We do not agree with defendants' contention that "the existence of [the] option to purchase shares in the corporation [was] a completely separate transaction [as in Union Land Associates v. Ussher, 174 Or. 453, 149 P.2d 568 (1944), cited by defendants] and [therefore] did not cause the overall transaction to become an `investment contract.'"[6] We hold that there was substantial evidence to support a finding that the payment of the $6,000, the issuance of the note, and the acquisition of the option were either integral parts of a single transaction or that the transactions were so closely related so as to support the finding of fact by the trial court that "these transactions, including the issuance of a corporate note to the Plaintiff, constituted the sale of a security to the Plaintiff."

Under this view of this case we need not decide whether the promissory note for $6,000 was itself a "security," under the facts of this case.[7]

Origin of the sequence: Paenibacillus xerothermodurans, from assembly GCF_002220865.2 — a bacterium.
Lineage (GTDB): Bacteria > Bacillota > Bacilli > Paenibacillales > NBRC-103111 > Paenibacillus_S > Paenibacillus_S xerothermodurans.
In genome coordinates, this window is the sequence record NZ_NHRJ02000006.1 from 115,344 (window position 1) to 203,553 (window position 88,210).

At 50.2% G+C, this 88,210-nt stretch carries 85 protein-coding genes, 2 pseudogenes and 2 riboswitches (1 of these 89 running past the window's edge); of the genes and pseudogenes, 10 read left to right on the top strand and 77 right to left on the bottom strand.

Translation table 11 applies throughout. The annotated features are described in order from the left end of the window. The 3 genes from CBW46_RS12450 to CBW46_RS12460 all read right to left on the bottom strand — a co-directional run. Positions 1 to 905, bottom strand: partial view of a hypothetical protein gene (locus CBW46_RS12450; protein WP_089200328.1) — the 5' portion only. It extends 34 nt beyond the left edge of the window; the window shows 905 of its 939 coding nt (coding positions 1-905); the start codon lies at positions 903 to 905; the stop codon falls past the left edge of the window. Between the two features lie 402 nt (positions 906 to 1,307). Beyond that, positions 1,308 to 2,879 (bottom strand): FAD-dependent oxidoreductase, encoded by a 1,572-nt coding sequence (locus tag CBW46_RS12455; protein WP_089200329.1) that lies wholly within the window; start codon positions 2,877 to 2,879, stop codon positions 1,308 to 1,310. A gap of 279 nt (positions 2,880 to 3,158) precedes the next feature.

We have previously held that the Oregon Securities Law is to be liberally construed so as to afford the "greatest possible protection" to the public and our previous decisions have expressly avoided "hard and fast" rules in determining what financial transactions constitute a "security" or an "investment contract."[8] We believe that *1373 the decision by the trial court that the transaction or transactions in this case constituted the sale a "security" is consistent with such decisions and is supported by substantial evidence.

2. Defendants other contentions.

(a) Defendant contends that there was no evidence of either an "untrue statement of a material fact" or of an "omission to state a material fact necessary in order to make statements made ... not misleading," so as to provide a basis for liability under ORS 59.115(1)(b).[9]

The trial court made a finding of fact that:

"This sale of a security was by means of an untrue statement of a material fact or by means of an omission to state material facts necessary in order to make the statements made to the Plaintiff [not] misleading in light of the circumstances under which they were made."